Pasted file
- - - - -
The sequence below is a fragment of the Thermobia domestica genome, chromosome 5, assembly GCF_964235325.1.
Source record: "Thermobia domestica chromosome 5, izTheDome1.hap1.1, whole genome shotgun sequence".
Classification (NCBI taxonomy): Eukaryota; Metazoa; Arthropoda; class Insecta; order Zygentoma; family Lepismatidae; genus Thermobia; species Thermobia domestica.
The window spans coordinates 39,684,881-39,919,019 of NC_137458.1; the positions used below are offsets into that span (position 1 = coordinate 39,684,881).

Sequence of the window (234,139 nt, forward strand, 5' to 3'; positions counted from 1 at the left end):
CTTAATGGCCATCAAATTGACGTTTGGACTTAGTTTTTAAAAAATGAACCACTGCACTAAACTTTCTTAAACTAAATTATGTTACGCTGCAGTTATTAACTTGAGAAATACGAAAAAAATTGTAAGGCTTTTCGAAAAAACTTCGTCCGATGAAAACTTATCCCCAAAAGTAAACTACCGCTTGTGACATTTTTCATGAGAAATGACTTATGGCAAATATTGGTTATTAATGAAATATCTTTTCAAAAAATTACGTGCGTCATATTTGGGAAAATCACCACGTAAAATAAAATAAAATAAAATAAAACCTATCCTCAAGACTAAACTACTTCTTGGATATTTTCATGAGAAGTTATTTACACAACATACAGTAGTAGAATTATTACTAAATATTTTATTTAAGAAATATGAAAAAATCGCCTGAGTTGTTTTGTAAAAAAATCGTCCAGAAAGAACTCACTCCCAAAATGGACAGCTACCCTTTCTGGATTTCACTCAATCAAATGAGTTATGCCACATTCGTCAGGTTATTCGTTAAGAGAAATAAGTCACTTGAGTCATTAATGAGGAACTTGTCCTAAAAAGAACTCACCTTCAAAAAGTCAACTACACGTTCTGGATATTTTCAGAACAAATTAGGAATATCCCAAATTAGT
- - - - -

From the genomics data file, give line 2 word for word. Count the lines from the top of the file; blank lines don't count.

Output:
Source record: "Thermobia domestica chromosome 5, izTheDome1.hap1.1, whole genome shotgun sequence".